is that any objection to an indictment which would be good upon demurrer. is fatal on motion in arrest. and this being so. the objection to the indictment, if well grounded in law. may be as well taken at the present stage of the proceedings as by motion to quash. In the case of the U. S. v. Watkins, 3 Cranch. Cir. Ct. Rep. 441, the court had occasion to state the rule with reference to certainty in alleging frauds in a case of false pretences, and it was there held that an indictment charging fraud shoula aver the means by which the fraud was effected; that fraud is an inference of law from certain facts, and the indictment must aver all the facts which constituted the fraud; that whether an act has been fraudulently done is a question of law, so far as the moral character. of the act is involved. '1'0 aver that an act was fraudulently done is, therefore. to aver a matter of law and not a matter of fact. (See pages 456,457,458 and 459.) It is true that this was a case of false fretences, and there mo,y be a well grounded distinction, as lirged by tlie learned counsel for the United Utate.':l, between such a case and the Cl1se in hand; because, in a C'alile of false pretences, it is undoubtedly essential thlLt th.e f.:wts and circumstances should be alleged with ffuch certa.inty that the court may see upon the face of the pleading that the pretences were false, anel that they were of sneh character, and marla under such circumstances, as constii:ute fa,Jse pretences within the meaning of the criminal !awj that they wore t\'3lied upon. acted upon, and that the party defrauded had II. right to rely upon them; and herein, and perhapi:! in some other respects, such a case is distinguishable from the precise question which we have in the case at br. But it is un·· doubted!y a sound princi;:>le that an indictment chargmg fraud of any sort ought to aver, with requisite particularity. wherein the fraud consisted, and the means by which it was eflected, and I have been unable to find any case which dispenses with the application of this rule. It. is true that many of the niceties and technicalities with reference to form in criminal pleading which once existed are not allowed now to prevail, but I do not understand that there has been any relaxatiou of the l'Ule with relt;;rtl.l,l.ce to certainty and clear·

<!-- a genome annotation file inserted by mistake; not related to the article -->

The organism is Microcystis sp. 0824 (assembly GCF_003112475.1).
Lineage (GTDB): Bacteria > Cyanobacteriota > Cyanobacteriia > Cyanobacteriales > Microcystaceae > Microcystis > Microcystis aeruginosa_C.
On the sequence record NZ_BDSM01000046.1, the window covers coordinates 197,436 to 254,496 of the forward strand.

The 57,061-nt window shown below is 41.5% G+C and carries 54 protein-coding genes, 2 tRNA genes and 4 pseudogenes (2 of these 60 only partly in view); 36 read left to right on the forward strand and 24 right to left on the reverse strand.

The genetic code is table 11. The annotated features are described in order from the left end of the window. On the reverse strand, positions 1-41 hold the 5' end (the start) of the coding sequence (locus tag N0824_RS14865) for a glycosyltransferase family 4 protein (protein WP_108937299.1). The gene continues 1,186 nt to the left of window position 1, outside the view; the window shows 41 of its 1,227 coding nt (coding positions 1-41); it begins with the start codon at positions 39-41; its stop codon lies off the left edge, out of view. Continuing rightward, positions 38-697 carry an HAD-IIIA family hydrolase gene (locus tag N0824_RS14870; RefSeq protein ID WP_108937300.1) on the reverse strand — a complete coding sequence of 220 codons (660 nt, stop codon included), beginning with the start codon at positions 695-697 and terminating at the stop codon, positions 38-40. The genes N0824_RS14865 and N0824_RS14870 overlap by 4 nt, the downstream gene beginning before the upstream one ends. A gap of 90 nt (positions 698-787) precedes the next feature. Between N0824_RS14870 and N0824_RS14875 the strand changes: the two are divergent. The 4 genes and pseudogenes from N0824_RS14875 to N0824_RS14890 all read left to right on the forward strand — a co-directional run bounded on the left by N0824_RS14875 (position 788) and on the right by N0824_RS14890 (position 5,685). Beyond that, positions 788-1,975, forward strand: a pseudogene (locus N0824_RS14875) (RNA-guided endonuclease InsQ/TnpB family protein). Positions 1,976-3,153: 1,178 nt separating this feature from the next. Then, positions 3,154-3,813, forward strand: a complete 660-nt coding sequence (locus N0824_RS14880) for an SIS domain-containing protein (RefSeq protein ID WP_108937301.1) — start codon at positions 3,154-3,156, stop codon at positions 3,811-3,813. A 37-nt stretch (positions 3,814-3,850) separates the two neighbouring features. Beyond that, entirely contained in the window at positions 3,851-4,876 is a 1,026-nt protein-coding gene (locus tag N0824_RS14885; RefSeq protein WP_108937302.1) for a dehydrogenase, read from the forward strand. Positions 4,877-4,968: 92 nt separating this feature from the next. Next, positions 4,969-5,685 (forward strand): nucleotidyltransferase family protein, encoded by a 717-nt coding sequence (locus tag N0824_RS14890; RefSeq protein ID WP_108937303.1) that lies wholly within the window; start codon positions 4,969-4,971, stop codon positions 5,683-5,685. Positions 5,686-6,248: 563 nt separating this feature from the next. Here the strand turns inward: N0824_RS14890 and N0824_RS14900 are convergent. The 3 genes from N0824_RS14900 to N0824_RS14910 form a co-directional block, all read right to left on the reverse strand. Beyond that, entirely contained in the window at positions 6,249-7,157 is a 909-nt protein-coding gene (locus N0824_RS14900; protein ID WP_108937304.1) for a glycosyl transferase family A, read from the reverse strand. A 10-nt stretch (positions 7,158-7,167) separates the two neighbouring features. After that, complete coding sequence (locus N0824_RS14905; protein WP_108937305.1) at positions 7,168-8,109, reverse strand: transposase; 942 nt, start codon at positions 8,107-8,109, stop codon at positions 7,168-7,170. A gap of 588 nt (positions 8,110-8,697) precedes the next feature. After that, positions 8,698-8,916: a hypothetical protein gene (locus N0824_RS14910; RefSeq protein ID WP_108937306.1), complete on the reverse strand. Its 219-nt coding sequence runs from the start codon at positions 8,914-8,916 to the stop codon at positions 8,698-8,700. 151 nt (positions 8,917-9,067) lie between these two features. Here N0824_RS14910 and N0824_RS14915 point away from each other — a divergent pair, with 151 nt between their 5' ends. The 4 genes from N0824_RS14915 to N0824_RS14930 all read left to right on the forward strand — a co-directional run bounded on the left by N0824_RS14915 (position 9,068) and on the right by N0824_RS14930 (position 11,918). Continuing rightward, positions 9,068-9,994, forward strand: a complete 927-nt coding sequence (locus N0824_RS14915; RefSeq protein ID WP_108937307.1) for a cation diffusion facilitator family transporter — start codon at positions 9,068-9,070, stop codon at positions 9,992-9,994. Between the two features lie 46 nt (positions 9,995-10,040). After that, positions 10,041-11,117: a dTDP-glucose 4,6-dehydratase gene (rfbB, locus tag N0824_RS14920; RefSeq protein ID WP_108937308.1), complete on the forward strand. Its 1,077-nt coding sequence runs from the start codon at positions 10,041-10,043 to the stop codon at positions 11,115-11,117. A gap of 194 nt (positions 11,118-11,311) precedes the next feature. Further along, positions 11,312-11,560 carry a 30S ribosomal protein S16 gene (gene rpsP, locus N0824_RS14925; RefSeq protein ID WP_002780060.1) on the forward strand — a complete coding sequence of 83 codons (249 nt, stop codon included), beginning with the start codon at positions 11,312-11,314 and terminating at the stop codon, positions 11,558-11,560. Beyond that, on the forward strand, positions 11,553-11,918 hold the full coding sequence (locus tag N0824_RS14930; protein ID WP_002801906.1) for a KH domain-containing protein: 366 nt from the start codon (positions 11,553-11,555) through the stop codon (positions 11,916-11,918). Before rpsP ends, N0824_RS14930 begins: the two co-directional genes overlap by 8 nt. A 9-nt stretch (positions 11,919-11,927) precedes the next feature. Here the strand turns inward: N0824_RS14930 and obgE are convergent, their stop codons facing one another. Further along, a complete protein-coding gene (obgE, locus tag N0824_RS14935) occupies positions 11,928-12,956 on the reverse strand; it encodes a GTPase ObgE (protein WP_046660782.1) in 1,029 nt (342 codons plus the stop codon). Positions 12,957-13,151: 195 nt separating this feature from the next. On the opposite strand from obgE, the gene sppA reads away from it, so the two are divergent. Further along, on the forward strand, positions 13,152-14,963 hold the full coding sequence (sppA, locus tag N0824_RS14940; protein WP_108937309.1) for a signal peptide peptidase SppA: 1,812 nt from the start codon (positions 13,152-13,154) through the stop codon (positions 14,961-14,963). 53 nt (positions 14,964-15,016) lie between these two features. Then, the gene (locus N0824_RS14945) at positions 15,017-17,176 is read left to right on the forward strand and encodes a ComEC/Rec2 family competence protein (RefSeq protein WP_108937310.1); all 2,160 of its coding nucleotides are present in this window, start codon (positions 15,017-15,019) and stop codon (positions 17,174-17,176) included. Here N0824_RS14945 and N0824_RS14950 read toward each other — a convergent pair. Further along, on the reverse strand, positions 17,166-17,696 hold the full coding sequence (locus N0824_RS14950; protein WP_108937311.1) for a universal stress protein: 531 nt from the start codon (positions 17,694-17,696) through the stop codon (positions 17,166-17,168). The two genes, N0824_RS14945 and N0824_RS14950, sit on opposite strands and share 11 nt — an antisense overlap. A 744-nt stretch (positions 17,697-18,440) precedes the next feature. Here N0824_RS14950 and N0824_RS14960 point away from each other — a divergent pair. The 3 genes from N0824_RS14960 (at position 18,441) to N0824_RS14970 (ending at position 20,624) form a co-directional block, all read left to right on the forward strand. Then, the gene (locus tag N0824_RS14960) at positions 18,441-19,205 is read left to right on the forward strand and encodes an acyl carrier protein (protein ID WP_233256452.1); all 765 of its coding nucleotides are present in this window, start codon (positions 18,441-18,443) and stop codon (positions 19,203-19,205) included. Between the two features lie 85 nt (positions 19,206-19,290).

ness as to the matter charged. It is also a general rule that in an indictment for an offence created by statute it is sufficient to describe the offence in the words of the statute. In the case of the U. S. v. Simmons, 96 U. S. 360, the supreme court had occasion to point out the precise scope and limitations of this rule, and after stating the rule Justice Harlan says, in the opinion: "But to this general rule there is the qualification, fundamental in the law of criminal procedure, that the accused must be apprised by the indictment, with reasonable certainty, of the nature of the accusation against him, to the end that he may prepare his defence, and plead the judgment as a br.r to any snbsequent prosecution for the same offence." And here, I think, we strike the fatal point in this indictment; for, after as carefnl and serious consideration as a case of this nature requires, I am unable to see how defendant could plead his present conviction under this indictment, and a judgment thereon, in bar of a second prosecution for the same offence. It is alleged, only, that he presented to the pension agent a claim for pension moneys nnder a pension certificate which was procured by false and fraudulent proofs, and Ulllawful awl frandnlent devices. The fraud should have been, by apt allegation, more particularly identified; it shonldhave been alleged what the proofs and devices were, aml wherein they were fraudulent; and it is, in my jUdgment, immaterial when the proofs were made, or devices resorted to-whether at the time of presenting the claim, or at a time anterior-and when made, as the basis for oltaining the pension certificate. If the fradulent devices had consisted of an act done when payment was demfmded, it would, I think, be clear that the nature of the devices, or particular fraud practiced at the time, should be alleged, and, if this is so, it seems also essential that they should be alleged, though they were, in fact, practiced at and before the time of obtaining the pension certificate. The offence, it is true, was one committed, not in 1867, but in 1877 and in 1878-that is, a claim was presented for payment at those times-but, going back to the origin of the alleged fraud,I do not understand why it is not